(the following is a copy of a post I made on my own Livejournal)
So, I've been gone two weeks, I know you know this, all twelve of the people who might read my entries have been anxiously waiting for some word all this time, it's just not normal for a Livejournal to lie fallow for so long!
Anyway, I flew up to Cairns with the family. The first proper holiday I've ever had with my wife in the nearly nine years we've been together.
Before the flight, I went to TAFE all morning, then caught a train to the city to tour the State Library. Of course I'm a bit biased, but the place is incredible. We went deep, deep underground to the storage rooms, which are these huge concrete spaces filled with book shelves, and a couple of other places, then we went over to the Mitchel Wing. Imagine a big old Victorian library, those ones with stained glass windows, huge stone busts glaring down at readers, and stout wooden shelves rising for several stories, accessible only by narrow walkways. You know, the type that dark cultists seek the ineffible secrets of whatsis in. Outside the Mitchel Wing is a statue of explorer Matthew Flinders. And on a window sill behind, there is a statue of his beloved cat, Trim, that stares appreciatingly up at him.
Trim was the first cat to ever circumnavigate Australia, you understand. And that's the sort of people librarians are.
I was also interested by the large number of homeless people who are attracted to the buildings for some reason. Yeah, I'm a country boy, these things are still a twisted novelty of sorts.
Anyway, from the library, I caught another train to the airport. And away we went, slightly exhausted. Anyone who's bored of life should take a three hour flight with two very young boys at night time. It won't make you happier but you definitely won't be bored. They ran rampant the entire flight, often up and down the corridor. Glenn finally went to sleep just as the plane was about to land, the little bugger.
I'm biased, but Cairns is one of the best places you can hope to see, if you can stand the humidity. Since I moved south, they turned part of the mud flats into an artificial lagoon, which is free for the public to use. Amazingly, the place hasn't been filled with gangs and drunks, vandalised, and avoided by anyone with half a brain. This may be because it has its own dedicated police station. I spent quite some time here.
The second is about the only photo of my wife that survived Evan opening the camera. I had to crop it somewhat to get rid of the red blobs. And of course you can barely see her anyway. Ah well, at least we have the videotapes.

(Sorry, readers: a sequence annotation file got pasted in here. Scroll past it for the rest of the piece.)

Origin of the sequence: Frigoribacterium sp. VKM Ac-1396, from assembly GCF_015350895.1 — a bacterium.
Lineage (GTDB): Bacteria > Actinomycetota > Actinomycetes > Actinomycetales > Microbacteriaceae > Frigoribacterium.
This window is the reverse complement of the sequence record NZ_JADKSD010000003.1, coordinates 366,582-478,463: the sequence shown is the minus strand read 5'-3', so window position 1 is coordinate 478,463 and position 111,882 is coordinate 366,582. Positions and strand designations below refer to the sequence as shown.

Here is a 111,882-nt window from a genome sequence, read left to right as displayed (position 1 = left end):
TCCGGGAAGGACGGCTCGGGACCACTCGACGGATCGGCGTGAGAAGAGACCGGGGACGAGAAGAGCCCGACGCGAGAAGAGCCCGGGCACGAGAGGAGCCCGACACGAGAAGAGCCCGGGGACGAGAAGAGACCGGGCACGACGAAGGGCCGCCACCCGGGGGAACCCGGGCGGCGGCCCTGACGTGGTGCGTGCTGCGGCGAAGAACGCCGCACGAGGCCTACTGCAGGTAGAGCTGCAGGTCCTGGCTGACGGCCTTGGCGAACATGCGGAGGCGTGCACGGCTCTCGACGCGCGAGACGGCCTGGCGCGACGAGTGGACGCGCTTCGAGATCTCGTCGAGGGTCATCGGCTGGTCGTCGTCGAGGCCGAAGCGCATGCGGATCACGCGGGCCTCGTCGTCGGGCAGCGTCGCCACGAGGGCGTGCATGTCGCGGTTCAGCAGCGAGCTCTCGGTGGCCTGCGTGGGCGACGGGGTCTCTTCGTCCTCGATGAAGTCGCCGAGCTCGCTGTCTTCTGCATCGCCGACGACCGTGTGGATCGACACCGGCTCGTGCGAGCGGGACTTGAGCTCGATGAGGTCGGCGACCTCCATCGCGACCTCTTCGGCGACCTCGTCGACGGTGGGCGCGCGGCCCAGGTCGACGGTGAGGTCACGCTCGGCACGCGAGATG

Not shown in the photos is the number of pretty people not wearing much. I think the police, along with troublemakers and park people, also keep away flabby tourists and anyone whos skin tone does not compare to a nut. Here I observed the proper method for lying in the sun if you are a girl in a bikini:
1) After finding the ideal position, poolside or near a walkway for prime exposure, get down on all fours, bending your back in order to thrust out your hanging breasts and your buttocks, while your head stays upright as possible.
2) Slowly slide your front half down, keeping buttocks high. Concentrate on getting your breasts to bulge out at your sides as they contact the ground. Keep your head high.
3) Slide your legs slowly down, until you are lying flat.
4) Cheekily undo your top, exposing the previously bulged breast sides.
5) Pretend to sleep. If nobody notices, repeat process until satisfied.
I'm telling you, they all do it.
Besides swimming and getting nicely brown, I also caught up with some old friends. Which is always great, because you just kind of slot back in where you left off, and even though I've become a father of two, Adam's been around the world and has settled down with a prefabricated family, and Dave was almost killed by a brain tumor since we were last together, it was just like old times.
I also got to see my various neices and nephews that I hadn't met yet. At one stage the entire family was in the house, my parents, my brother and sisters, our various spouses, and all our children. It was the highlight of the holiday, I reckon. Unfortunately all that's on the third roll of film that we haven't had developed yet, but here's me with the youngest Fuller, Aliyah.
And then I came back to Sydney. And I'm reminded of just how shoddy living is down here. Sure there's the convieience of everything, the being part of the global scene, the employment and all that, but everything's so much brighter, cleaner, greener, and nicer up there. You can go to the beach and share it with maybe three other groups of people. You can eat fresh local fruit all year. You can get eaten by crocodiles or sharks or stonefish or box jellyfish or stinging trees. You can get curlews nesting in suburban front yards. Curlews are these charming birds that, late at night, shriek like terrified women.
I'll always be a tropical lad at heart.